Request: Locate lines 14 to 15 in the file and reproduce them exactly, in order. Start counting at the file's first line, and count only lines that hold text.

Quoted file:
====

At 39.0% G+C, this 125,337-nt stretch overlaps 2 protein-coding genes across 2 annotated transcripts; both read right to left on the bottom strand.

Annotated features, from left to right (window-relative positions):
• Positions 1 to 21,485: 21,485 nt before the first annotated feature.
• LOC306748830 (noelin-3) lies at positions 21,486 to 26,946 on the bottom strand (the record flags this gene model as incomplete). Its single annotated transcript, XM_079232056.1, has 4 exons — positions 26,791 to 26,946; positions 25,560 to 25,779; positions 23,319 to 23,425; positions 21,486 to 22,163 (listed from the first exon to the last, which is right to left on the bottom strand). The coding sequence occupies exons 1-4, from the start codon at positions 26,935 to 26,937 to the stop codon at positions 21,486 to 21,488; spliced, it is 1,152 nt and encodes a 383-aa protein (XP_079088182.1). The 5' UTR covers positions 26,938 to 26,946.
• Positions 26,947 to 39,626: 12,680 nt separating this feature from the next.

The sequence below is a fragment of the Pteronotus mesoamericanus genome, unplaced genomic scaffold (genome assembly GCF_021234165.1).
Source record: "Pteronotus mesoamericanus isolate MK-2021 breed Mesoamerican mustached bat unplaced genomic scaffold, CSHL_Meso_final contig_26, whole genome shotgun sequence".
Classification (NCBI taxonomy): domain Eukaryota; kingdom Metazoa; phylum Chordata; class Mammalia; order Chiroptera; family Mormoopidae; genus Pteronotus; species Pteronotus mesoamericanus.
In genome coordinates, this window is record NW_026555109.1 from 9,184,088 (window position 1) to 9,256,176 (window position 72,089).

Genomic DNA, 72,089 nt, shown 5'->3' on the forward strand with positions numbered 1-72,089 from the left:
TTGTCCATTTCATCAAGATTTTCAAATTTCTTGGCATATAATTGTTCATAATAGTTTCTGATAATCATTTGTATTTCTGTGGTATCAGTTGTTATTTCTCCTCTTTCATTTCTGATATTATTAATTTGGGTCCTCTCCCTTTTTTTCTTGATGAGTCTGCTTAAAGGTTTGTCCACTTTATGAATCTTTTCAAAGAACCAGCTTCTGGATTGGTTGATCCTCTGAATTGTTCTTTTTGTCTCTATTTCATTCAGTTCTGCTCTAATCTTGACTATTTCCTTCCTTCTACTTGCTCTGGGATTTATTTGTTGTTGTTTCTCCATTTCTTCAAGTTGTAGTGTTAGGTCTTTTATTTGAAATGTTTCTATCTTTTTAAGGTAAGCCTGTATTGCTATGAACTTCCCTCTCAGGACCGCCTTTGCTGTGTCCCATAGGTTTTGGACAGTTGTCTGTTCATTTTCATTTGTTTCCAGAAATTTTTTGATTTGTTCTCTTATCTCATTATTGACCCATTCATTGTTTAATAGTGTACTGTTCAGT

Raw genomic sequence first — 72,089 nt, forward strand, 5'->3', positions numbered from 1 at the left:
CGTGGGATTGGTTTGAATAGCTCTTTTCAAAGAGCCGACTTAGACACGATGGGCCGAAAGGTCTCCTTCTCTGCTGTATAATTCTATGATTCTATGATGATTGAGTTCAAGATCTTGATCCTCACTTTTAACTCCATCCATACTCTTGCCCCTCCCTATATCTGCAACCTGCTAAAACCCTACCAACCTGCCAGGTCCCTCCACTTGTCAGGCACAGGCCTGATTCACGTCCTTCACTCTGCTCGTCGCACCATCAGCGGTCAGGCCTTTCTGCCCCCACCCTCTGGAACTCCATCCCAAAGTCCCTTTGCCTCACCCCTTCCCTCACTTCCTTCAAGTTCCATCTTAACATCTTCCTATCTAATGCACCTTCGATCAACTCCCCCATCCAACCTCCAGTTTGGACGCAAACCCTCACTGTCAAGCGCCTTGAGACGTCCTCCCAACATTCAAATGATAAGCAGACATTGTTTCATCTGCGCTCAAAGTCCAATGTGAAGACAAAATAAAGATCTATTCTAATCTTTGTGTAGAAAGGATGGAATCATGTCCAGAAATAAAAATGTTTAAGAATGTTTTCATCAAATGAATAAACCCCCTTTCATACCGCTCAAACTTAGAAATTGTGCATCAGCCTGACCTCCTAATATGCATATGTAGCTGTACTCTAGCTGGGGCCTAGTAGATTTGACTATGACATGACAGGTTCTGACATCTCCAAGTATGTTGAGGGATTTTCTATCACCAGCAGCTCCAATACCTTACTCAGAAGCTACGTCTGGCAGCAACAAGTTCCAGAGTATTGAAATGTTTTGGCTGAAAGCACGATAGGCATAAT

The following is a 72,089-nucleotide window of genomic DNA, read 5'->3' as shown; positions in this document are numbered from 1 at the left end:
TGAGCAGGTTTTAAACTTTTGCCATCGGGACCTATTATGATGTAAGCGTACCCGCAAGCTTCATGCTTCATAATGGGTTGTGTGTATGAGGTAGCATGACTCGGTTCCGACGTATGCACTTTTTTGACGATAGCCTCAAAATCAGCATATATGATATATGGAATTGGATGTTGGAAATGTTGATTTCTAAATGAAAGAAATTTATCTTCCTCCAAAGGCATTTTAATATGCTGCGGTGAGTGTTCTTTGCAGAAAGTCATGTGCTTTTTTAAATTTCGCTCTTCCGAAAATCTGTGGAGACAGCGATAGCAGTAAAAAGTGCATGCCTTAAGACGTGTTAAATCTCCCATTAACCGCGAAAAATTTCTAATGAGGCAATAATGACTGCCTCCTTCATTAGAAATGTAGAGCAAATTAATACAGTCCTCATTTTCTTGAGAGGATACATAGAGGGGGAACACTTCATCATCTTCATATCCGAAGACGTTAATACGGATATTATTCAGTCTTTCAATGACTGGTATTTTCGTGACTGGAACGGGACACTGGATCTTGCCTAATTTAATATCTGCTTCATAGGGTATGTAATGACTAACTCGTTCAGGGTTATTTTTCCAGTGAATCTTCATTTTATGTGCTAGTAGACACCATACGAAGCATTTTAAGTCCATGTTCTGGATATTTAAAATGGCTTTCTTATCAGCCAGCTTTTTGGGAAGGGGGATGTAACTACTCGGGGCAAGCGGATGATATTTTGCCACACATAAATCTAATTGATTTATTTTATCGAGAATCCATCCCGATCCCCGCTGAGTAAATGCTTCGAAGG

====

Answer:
The following is a 72,089-nucleotide window of genomic DNA, read 5'->3' as shown; positions in this document are numbered from 1 at the left end:
TGAGCAGGTTTTAAACTTTTGCCATCGGGACCTATTATGATGTAAGCGTACCCGCAAGCTTCATGCTTCATAATGGGTTGTGTGTATGAGGTAGCATGACTCGGTTCCGACGTATGCACTTTTTTGACGATAGCCTCAAAATCAGCATATATGATATATGGAATTGGATGTTGGAAATGTTGATTTCTAAATGAAAGAAATTTATCTTCCTCCAAAGGCATTTTAATATGCTGCGGTGAGTGTTCTTTGCAGAAAGTCATGTGCTTTTTTAAATTTCGCTCTTCCGAAAATCTGTGGAGACAGCGATAGCAGTAAAAAGTGCATGCCTTAAGACGTGTTAAATCTCCCATTAACCGCGAAAAATTTCTAATGAGGCAATAATGACTGCCTCCTTCATTAGAAATGTAGAGCAAATTAATACAGTCCTCATTTTCTTGAGAGGATACATAGAGGGGGAACACTTCATCATCTTCATATCCGAAGACGTTAATACGGATATTATTCAGTCTTTCAATGACTGGTATTTTCGTGACTGGAACGGGACACTGGATCTTGCCTAATTTAATATCTGCTTCATAGGGTATGTAATGACTAACTCGTTCAGGGTTATTTTTCCAGTGAATCTTCATTTTATGTGCTAGTAGACACCATACGAAGCATTTTAAGTCCATGTTCTGGATATTTAAAATGGCTTTCTTATCAGCCAGCTTTTTGGGAAGGGGGATGTAACTACTCGGGGCAAGCGGATGATATTTTGCCACACATAAATCTAATTGATTTATTTTATCGAGAATCCATCCCGATCCCCGCTGAGTAAATGCTTCGAAGG